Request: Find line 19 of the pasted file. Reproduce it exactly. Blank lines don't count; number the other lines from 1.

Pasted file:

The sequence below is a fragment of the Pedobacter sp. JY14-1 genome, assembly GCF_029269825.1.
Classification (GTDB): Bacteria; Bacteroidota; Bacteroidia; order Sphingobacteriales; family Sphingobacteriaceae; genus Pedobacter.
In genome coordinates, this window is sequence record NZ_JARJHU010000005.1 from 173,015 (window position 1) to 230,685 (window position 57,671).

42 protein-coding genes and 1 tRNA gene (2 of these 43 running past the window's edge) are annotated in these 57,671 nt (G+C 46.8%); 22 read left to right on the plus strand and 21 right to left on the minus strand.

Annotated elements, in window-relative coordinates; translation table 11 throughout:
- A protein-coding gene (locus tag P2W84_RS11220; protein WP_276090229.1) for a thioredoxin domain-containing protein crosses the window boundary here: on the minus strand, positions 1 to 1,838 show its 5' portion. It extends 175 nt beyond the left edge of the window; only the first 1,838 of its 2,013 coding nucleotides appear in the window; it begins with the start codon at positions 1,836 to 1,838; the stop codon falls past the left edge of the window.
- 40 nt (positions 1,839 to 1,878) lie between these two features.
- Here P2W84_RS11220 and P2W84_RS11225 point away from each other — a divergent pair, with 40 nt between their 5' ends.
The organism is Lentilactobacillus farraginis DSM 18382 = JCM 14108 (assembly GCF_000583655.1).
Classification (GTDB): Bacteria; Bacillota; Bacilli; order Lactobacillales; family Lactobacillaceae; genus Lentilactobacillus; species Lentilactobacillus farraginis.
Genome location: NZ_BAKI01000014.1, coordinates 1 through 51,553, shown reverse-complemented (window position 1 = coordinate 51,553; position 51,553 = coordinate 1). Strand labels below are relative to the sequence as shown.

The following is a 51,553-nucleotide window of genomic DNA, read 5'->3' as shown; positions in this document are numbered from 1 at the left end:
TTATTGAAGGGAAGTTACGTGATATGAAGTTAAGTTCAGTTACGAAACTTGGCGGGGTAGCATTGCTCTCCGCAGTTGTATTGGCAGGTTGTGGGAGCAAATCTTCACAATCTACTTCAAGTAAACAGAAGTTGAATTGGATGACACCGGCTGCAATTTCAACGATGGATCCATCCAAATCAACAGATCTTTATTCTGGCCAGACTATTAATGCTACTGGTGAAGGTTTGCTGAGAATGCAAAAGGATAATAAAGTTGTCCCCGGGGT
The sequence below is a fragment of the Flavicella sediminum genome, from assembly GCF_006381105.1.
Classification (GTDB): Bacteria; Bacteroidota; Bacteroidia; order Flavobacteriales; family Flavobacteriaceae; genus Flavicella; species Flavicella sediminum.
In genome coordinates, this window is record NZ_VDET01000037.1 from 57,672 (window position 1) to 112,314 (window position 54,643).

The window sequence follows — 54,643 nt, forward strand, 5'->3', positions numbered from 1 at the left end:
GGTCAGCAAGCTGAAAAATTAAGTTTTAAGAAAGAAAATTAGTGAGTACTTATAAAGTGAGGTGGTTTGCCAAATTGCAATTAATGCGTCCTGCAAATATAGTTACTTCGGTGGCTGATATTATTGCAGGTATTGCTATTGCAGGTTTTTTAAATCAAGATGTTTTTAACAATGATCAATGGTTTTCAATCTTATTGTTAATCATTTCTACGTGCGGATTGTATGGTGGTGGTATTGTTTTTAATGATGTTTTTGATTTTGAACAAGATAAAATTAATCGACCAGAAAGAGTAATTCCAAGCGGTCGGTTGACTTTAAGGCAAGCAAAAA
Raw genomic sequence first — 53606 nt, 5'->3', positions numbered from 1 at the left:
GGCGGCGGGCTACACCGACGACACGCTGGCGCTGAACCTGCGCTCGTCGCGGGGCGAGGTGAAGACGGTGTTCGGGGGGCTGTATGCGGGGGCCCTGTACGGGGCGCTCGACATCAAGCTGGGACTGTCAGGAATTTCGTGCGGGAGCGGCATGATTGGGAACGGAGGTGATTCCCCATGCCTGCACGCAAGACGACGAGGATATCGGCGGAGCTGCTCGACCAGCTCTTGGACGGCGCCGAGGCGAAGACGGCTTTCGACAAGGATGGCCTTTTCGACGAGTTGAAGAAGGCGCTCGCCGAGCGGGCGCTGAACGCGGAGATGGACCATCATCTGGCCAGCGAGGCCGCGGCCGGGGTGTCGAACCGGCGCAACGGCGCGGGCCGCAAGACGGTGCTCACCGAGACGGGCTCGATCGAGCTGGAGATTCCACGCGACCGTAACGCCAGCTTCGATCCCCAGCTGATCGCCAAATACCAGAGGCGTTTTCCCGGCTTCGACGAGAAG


Raw genomic sequence first — 53606 nt, 5'->3', positions numbered from 1 at the left: